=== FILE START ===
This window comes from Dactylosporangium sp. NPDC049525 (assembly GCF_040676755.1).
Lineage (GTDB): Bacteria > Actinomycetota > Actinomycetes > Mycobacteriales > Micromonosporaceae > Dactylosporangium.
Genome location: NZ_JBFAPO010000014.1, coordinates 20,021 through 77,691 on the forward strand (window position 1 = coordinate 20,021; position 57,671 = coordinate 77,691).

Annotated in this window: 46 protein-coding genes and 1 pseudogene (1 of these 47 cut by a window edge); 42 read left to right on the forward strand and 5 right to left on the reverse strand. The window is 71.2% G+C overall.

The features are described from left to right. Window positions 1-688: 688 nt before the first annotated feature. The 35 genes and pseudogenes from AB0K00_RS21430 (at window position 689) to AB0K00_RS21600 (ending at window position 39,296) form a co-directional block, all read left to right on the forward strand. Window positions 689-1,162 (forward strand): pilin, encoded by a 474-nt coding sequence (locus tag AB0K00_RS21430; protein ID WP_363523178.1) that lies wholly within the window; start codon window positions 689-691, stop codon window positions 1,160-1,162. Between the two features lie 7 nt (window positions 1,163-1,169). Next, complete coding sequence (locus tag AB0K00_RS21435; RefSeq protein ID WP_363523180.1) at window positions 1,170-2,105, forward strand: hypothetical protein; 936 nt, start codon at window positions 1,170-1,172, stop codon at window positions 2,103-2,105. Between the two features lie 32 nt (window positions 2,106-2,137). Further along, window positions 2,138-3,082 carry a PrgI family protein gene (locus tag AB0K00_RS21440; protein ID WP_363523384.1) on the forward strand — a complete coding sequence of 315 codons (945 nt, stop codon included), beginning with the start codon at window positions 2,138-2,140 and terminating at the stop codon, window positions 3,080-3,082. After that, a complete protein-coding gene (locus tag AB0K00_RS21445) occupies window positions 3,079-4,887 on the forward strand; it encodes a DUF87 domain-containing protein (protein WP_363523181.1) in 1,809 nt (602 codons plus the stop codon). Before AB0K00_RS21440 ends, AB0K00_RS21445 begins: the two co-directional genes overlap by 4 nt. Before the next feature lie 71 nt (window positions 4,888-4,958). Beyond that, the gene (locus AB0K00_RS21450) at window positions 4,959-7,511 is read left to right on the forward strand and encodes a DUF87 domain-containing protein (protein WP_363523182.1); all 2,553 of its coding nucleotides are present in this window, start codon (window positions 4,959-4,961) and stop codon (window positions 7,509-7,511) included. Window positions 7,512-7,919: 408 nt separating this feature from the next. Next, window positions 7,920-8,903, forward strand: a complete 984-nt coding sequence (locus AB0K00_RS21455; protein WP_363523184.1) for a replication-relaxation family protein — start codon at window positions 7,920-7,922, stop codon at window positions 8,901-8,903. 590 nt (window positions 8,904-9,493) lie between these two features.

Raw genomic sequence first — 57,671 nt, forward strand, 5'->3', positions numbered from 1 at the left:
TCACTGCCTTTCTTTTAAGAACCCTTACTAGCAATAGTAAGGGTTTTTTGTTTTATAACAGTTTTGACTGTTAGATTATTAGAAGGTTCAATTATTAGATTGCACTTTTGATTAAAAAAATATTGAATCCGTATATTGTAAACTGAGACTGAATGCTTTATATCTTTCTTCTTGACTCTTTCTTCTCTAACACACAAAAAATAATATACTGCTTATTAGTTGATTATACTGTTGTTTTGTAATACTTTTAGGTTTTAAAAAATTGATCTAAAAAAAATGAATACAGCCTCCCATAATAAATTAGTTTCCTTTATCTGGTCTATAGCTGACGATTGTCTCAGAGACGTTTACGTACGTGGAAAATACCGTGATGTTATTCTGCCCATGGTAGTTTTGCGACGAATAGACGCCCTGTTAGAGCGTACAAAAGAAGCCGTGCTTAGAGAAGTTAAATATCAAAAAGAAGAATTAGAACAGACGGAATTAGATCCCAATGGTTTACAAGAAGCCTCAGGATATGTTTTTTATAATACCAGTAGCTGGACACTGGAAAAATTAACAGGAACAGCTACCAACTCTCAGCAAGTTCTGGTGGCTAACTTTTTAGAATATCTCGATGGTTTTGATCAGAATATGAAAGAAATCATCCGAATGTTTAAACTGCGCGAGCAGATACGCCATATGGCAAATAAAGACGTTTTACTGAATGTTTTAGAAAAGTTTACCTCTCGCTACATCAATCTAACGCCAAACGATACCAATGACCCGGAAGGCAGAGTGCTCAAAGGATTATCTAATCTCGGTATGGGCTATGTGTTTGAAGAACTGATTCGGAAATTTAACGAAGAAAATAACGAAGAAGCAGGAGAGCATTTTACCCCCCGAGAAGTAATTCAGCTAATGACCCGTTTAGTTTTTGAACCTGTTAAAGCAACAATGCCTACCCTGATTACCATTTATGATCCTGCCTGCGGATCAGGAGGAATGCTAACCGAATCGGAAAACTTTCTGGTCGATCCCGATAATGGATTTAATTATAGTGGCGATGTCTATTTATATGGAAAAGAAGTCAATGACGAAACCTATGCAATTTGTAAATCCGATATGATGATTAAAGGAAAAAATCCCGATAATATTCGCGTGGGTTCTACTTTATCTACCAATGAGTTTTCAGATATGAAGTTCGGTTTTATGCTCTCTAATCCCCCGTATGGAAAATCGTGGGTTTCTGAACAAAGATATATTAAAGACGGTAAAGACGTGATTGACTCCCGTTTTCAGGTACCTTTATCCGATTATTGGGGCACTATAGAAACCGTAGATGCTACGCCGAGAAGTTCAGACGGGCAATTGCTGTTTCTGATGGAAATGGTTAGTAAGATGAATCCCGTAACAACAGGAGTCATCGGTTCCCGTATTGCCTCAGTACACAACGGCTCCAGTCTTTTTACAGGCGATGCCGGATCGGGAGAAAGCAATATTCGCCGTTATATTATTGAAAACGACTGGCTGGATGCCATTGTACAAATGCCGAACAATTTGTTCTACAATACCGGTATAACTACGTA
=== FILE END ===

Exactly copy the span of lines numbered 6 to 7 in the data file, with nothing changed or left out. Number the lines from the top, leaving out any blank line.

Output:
Raw genomic sequence first — 57,671 nt, forward strand, 5'->3', positions numbered from 1 at the left:
TCACTGCCTTTCTTTTAAGAACCCTTACTAGCAATAGTAAGGGTTTTTTGTTTTATAACAGTTTTGACTGTTAGATTATTAGAAGGTTCAATTATTAGATTGCACTTTTGATTAAAAAAATATTGAATCCGTATATTGTAAACTGAGACTGAATGCTTTATATCTTTCTTCTTGACTCTTTCTTCTCTAACACACAAAAAATAATATACTGCTTATTAGTTGATTATACTGTTGTTTTGTAATACTTTTAGGTTTTAAAAAATTGATCTAAAAAAAATGAATACAGCCTCCCATAATAAATTAGTTTCCTTTATCTGGTCTATAGCTGACGATTGTCTCAGAGACGTTTACGTACGTGGAAAATACCGTGATGTTATTCTGCCCATGGTAGTTTTGCGACGAATAGACGCCCTGTTAGAGCGTACAAAAGAAGCCGTGCTTAGAGAAGTTAAATATCAAAAAGAAGAATTAGAACAGACGGAATTAGATCCCAATGGTTTACAAGAAGCCTCAGGATATGTTTTTTATAATACCAGTAGCTGGACACTGGAAAAATTAACAGGAACAGCTACCAACTCTCAGCAAGTTCTGGTGGCTAACTTTTTAGAATATCTCGATGGTTTTGATCAGAATATGAAAGAAATCATCCGAATGTTTAAACTGCGCGAGCAGATACGCCATATGGCAAATAAAGACGTTTTACTGAATGTTTTAGAAAAGTTTACCTCTCGCTACATCAATCTAACGCCAAACGATACCAATGACCCGGAAGGCAGAGTGCTCAAAGGATTATCTAATCTCGGTATGGGCTATGTGTTTGAAGAACTGATTCGGAAATTTAACGAAGAAAATAACGAAGAAGCAGGAGAGCATTTTACCCCCCGAGAAGTAATTCAGCTAATGACCCGTTTAGTTTTTGAACCTGTTAAAGCAACAATGCCTACCCTGATTACCATTTATGATCCTGCCTGCGGATCAGGAGGAATGCTAACCGAATCGGAAAACTTTCTGGTCGATCCCGATAATGGATTTAATTATAGTGGCGATGTCTATTTATATGGAAAAGAAGTCAATGACGAAACCTATGCAATTTGTAAATCCGATATGATGATTAAAGGAAAAAATCCCGATAATATTCGCGTGGGTTCTACTTTATCTACCAATGAGTTTTCAGATATGAAGTTCGGTTTTATGCTCTCTAATCCCCCGTATGGAAAATCGTGGGTTTCTGAACAAAGATATATTAAAGACGGTAAAGACGTGATTGACTCCCGTTTTCAGGTACCTTTATCCGATTATTGGGGCACTATAGAAACCGTAGATGCTACGCCGAGAAGTTCAGACGGGCAATTGCTGTTTCTGATGGAAATGGTTAGTAAGATGAATCCCGTAACAACAGGAGTCATCGGTTCCCGTATTGCCTCAGTACACAACGGCTCCAGTCTTTTTACAGGCGATGCCGGATCGGGAGAAAGCAATATTCGCCGTTATATTATTGAAAACGACTGGCTGGATGCCATTGTACAAATGCCGAACAATTTGTTCTACAATACCGGTATAACTACGTA